Beyond the individual
|•||Theoretical models of the family and family problems|
|•||Interventions that involve the whole family|
|•||The impact of social and cultural factors such as socio-economic class, gender and ethnicity on mental health|
|•||How mental health problems may present and be treated across differing cultures|
|•||How health promotion and public health programmes may improve the mental well-being of individuals and populations.|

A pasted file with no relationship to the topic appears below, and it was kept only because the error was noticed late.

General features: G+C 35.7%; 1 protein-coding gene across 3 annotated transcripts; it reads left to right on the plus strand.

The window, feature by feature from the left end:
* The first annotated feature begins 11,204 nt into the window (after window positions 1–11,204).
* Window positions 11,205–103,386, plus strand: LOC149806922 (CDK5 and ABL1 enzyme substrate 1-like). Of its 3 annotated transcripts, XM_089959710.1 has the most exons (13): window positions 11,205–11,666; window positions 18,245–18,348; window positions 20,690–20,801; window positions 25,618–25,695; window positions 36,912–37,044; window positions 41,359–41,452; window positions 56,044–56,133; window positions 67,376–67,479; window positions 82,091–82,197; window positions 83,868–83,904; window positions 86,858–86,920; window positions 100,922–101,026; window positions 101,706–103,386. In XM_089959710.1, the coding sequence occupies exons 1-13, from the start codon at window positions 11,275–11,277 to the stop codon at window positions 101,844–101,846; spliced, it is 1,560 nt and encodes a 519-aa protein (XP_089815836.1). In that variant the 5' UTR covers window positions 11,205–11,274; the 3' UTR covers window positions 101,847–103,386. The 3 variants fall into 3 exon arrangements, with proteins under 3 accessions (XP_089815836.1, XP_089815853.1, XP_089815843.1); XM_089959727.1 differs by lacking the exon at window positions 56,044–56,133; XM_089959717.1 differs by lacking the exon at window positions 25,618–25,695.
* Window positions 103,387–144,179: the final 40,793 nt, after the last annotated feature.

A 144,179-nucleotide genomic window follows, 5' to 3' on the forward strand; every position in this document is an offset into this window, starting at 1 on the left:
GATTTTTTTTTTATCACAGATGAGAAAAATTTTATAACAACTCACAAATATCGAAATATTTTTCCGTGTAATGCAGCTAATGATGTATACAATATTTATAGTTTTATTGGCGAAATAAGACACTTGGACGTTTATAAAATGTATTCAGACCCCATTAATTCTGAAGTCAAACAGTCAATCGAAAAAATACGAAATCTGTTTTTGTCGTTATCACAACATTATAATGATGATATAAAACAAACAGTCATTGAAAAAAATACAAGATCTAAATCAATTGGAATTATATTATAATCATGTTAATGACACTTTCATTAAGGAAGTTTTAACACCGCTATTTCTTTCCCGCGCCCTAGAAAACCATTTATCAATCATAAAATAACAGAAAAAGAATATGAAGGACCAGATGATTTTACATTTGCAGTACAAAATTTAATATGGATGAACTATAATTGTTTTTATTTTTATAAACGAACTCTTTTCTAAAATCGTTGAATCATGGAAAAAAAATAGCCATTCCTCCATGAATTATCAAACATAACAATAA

Family models of mental health disorders and their treatment are based on systems theory. This views the family or other social groups as an interrelated set of individuals. The behaviour of each person within the system does not occur in isolation. Instead, behaviour follows a principle of circularity in which no one behaviour is seen as starting or being the outcome of events. The behaviour of X affects Y, whose behaviour reciprocally affects X, whose response to this affects Y, and so on. Behaviours form a continuous causal loop, with no beginning or end-point. Change within this continuous set of behaviours can be achieved by intervening at any point in the system.